The virtual workshop on the semantics and pragmatics of clause-embedding predicates will be hosted by the Linguistics department at OSU on March 31 to April 2, 2021, with funding support from the National Science Foundation. The workshop is organized by Craige Roberts and Judith Tonhauser.

The workshop is intended to facilitate a discussion among researchers in syntax, semantics, pragmatics, psycholinguistics and computational linguistics on the semantics and pragmatics of clause-embedding predicates. The overarching goal of the workshop is to address the question of which components of the structure and meaning of such predicates predict how they are used in discourse and what inferences listeners draw from speakers’ utterances of sentences containing them.

The workshop will feature invited presentations by:

Presenter Title
Márta Abrusán (CNRS, Institut Jean Nicod) Presuppositions and perspective
Corien Bary (Radboud University) The landscape of speech reporting
Judith Degen (Stanford University) More extreme predicates, more projection
Kajsa Djärv (University of Konstanz) Knowing and believing things: what DP-complementation can tell us about the argument structure and semantic composition of attitude verbs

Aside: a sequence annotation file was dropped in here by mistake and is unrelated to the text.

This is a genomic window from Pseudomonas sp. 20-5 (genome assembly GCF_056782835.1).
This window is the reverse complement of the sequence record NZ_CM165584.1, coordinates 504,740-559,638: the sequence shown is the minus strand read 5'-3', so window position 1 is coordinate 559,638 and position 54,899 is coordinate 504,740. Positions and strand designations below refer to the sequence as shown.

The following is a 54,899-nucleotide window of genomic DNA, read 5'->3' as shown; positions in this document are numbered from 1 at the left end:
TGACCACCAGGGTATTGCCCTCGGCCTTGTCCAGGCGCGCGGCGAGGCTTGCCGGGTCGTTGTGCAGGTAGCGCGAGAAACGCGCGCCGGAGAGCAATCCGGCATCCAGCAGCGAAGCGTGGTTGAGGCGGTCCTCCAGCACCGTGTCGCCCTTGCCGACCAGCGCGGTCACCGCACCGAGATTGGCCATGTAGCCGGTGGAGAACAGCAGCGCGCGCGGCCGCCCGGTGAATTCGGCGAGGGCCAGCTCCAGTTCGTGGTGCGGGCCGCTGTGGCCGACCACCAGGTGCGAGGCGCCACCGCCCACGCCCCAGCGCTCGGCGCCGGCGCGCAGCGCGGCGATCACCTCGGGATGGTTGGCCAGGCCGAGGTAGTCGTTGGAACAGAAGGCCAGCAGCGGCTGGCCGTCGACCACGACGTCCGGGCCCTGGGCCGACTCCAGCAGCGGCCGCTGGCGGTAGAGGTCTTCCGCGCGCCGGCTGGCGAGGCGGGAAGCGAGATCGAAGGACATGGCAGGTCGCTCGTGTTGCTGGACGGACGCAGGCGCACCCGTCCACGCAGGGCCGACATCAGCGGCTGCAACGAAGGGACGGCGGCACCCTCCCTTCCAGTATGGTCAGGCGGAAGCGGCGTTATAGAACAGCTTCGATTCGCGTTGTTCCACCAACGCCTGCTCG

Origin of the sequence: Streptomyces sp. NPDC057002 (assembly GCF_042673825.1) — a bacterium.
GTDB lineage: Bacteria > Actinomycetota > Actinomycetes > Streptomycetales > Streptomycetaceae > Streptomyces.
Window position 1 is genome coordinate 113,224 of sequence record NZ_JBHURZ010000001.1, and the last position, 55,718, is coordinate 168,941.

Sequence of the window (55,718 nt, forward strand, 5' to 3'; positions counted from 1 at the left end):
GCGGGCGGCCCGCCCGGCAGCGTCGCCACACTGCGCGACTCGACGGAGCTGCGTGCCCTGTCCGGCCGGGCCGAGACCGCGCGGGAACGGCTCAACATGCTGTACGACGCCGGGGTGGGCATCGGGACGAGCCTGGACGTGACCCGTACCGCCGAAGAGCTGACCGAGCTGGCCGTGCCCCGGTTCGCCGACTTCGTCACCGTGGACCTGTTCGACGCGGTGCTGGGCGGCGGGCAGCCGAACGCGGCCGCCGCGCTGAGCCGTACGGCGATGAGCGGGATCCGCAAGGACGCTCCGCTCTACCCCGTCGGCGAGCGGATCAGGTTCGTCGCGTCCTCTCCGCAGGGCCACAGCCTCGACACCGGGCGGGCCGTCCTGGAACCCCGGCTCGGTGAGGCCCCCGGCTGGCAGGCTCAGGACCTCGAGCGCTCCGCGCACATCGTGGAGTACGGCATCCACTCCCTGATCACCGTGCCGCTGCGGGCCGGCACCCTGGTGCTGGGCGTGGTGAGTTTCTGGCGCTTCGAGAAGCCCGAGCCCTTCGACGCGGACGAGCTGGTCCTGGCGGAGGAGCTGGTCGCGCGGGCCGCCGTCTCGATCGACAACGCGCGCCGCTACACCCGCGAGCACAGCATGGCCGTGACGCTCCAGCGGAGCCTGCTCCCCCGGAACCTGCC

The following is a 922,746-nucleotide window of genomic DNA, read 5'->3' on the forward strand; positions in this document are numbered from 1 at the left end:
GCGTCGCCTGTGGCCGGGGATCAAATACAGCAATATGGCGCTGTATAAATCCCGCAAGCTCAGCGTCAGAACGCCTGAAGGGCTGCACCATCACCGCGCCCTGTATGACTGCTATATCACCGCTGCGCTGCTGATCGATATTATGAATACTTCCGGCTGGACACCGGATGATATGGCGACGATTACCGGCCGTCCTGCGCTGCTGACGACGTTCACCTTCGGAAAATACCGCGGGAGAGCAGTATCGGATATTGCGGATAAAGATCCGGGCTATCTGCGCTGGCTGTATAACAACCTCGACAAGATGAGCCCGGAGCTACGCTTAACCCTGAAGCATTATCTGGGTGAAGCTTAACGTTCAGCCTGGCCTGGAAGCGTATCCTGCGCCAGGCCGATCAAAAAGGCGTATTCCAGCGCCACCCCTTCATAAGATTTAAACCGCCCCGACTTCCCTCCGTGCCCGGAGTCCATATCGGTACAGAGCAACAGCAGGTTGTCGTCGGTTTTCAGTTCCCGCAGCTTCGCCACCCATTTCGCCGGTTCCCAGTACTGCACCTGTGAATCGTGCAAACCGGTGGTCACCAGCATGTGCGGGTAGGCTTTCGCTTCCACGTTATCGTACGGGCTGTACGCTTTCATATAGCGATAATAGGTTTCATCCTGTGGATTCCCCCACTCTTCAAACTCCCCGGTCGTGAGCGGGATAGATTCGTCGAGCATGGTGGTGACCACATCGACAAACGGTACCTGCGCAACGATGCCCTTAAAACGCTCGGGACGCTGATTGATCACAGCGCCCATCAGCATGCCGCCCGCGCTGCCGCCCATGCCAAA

Ellie Pavlick (Brown University) Challenges in evaluating computational models of semantics
Kyle Rawlins (Johns Hopkins University) Veridicality and responsivity redux

Topics we are hoping to discuss as part of the workshop include:

  • Which classes of predicates emerge from the results of empirical diagnostics regarding their structure, semantics and pragmatics (e.g., their modal flavor, presupposition of the content of the complement, veridicality, selectional restrictions including grammatical mood of complements, and control properties)?
  • Which syntactic, semantic and pragmatic properties can be predicted from class membership? E.g., how does the veridicality of a predicate with a finite complement bear on whether that same predicate taking an infinitival complement exhibits obligatory control or yields de se interpretations? Which aspects of the meaning of a predicate predict whether the content of its complement is assertable (Hooper 1975), at-issue or projective?
  • What do computational models predict about the structure and meaning of clause-embedding predicates?
  • How do different senses of a predicate differ in their corresponding syntactic, semantic or pragmatic properties?
  • What are the limits of cross-linguistic variation in the structure and meaning of clause-embedding predicates?
  • Which cross-linguistic phenomena bear on our understanding of clause-embedding predicates (e.g., evidentiality, modality, mood selection)?